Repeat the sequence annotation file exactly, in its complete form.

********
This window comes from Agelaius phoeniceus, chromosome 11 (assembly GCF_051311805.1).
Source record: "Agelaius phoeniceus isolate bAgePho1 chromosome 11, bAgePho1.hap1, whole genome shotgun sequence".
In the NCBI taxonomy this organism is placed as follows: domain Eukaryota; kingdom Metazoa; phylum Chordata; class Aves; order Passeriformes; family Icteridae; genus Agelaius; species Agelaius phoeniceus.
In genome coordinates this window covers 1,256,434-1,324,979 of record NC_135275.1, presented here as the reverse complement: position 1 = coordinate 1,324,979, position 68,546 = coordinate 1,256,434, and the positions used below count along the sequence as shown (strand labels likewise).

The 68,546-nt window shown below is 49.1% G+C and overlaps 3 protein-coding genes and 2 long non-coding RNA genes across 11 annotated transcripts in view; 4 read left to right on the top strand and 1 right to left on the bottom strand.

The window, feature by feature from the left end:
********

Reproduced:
This window comes from Agelaius phoeniceus, chromosome 11 (assembly GCF_051311805.1).
Source record: "Agelaius phoeniceus isolate bAgePho1 chromosome 11, bAgePho1.hap1, whole genome shotgun sequence".
In the NCBI taxonomy this organism is placed as follows: domain Eukaryota; kingdom Metazoa; phylum Chordata; class Aves; order Passeriformes; family Icteridae; genus Agelaius; species Agelaius phoeniceus.
In genome coordinates this window covers 1,256,434-1,324,979 of record NC_135275.1, presented here as the reverse complement: position 1 = coordinate 1,324,979, position 68,546 = coordinate 1,256,434, and the positions used below count along the sequence as shown (strand labels likewise).

The 68,546-nt window shown below is 49.1% G+C and overlaps 3 protein-coding genes and 2 long non-coding RNA genes across 11 annotated transcripts in view; 4 read left to right on the top strand and 1 right to left on the bottom strand.

The window, feature by feature from the left end: